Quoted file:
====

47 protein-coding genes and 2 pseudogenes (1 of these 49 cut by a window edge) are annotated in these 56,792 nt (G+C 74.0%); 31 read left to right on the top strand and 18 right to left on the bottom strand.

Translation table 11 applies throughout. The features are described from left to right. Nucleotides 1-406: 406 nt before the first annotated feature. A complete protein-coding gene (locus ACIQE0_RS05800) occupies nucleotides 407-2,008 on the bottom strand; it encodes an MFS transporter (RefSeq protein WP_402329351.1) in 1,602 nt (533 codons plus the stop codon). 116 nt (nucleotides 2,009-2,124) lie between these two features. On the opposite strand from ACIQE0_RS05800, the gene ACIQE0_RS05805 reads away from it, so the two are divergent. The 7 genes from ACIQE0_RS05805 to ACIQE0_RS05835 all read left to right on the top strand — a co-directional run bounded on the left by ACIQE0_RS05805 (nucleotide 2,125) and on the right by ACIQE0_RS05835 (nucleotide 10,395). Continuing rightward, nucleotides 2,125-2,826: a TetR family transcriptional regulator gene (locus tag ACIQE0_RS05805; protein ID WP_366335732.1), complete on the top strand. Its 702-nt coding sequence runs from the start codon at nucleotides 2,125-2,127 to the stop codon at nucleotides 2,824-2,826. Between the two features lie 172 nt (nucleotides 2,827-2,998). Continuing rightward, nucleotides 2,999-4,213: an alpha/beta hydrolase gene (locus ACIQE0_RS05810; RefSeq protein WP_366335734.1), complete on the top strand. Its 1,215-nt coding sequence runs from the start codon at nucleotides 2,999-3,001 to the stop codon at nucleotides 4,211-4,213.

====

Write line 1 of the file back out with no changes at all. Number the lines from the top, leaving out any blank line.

47 protein-coding genes and 2 pseudogenes (1 of these 49 cut by a window edge) are annotated in these 56,792 nt (G+C 74.0%); 31 read left to right on the top strand and 18 right to left on the bottom strand.